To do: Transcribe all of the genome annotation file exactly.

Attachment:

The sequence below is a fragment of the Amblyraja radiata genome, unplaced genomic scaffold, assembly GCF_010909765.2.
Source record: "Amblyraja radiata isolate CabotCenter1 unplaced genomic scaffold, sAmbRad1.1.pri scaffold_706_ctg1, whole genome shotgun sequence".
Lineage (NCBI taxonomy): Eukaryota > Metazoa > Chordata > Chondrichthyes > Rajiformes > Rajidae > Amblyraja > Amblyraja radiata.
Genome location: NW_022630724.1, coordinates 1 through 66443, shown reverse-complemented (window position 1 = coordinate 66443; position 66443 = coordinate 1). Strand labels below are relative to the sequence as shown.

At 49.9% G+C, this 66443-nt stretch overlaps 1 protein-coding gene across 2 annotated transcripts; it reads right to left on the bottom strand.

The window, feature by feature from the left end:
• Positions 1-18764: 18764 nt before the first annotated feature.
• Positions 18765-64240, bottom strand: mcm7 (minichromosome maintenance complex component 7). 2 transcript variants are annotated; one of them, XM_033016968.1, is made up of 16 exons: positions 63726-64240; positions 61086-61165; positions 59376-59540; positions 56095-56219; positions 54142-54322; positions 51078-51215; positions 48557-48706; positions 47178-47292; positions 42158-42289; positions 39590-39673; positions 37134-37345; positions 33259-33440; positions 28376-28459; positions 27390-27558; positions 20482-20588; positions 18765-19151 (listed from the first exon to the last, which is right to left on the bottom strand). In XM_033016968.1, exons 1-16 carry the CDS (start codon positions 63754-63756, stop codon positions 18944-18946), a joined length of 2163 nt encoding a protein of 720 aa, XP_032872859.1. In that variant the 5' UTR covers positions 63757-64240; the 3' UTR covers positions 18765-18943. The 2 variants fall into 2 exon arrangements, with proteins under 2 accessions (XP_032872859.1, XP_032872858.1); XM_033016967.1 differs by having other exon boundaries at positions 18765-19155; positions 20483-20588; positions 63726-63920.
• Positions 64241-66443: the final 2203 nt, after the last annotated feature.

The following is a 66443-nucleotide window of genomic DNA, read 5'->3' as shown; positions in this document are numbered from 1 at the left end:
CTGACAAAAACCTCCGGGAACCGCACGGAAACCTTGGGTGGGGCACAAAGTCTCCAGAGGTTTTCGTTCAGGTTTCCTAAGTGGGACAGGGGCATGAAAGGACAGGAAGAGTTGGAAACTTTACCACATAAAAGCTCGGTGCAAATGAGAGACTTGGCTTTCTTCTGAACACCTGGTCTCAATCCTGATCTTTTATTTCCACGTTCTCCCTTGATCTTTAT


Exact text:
The sequence below is a fragment of the Amblyraja radiata genome, unplaced genomic scaffold, assembly GCF_010909765.2.
Source record: "Amblyraja radiata isolate CabotCenter1 unplaced genomic scaffold, sAmbRad1.1.pri scaffold_706_ctg1, whole genome shotgun sequence".
Lineage (NCBI taxonomy): Eukaryota > Metazoa > Chordata > Chondrichthyes > Rajiformes > Rajidae > Amblyraja > Amblyraja radiata.
Genome location: NW_022630724.1, coordinates 1 through 66443, shown reverse-complemented (window position 1 = coordinate 66443; position 66443 = coordinate 1). Strand labels below are relative to the sequence as shown.

At 49.9% G+C, this 66443-nt stretch overlaps 1 protein-coding gene across 2 annotated transcripts; it reads right to left on the bottom strand.

The window, feature by feature from the left end:
• Positions 1-18764: 18764 nt before the first annotated feature.
• Positions 18765-64240, bottom strand: mcm7 (minichromosome maintenance complex component 7). 2 transcript variants are annotated; one of them, XM_033016968.1, is made up of 16 exons: positions 63726-64240; positions 61086-61165; positions 59376-59540; positions 56095-56219; positions 54142-54322; positions 51078-51215; positions 48557-48706; positions 47178-47292; positions 42158-42289; positions 39590-39673; positions 37134-37345; positions 33259-33440; positions 28376-28459; positions 27390-27558; positions 20482-20588; positions 18765-19151 (listed from the first exon to the last, which is right to left on the bottom strand). In XM_033016968.1, exons 1-16 carry the CDS (start codon positions 63754-63756, stop codon positions 18944-18946), a joined length of 2163 nt encoding a protein of 720 aa, XP_032872859.1. In that variant the 5' UTR covers positions 63757-64240; the 3' UTR covers positions 18765-18943. The 2 variants fall into 2 exon arrangements, with proteins under 2 accessions (XP_032872859.1, XP_032872858.1); XM_033016967.1 differs by having other exon boundaries at positions 18765-19155; positions 20483-20588; positions 63726-63920.
• Positions 64241-66443: the final 2203 nt, after the last annotated feature.

The following is a 66443-nucleotide window of genomic DNA, read 5'->3' as shown; positions in this document are numbered from 1 at the left end:
CTGACAAAAACCTCCGGGAACCGCACGGAAACCTTGGGTGGGGCACAAAGTCTCCAGAGGTTTTCGTTCAGGTTTCCTAAGTGGGACAGGGGCATGAAAGGACAGGAAGAGTTGGAAACTTTACCACATAAAAGCTCGGTGCAAATGAGAGACTTGGCTTTCTTCTGAACACCTGGTCTCAATCCTGATCTTTTATTTCCACGTTCTCCCTTGATCTTTAT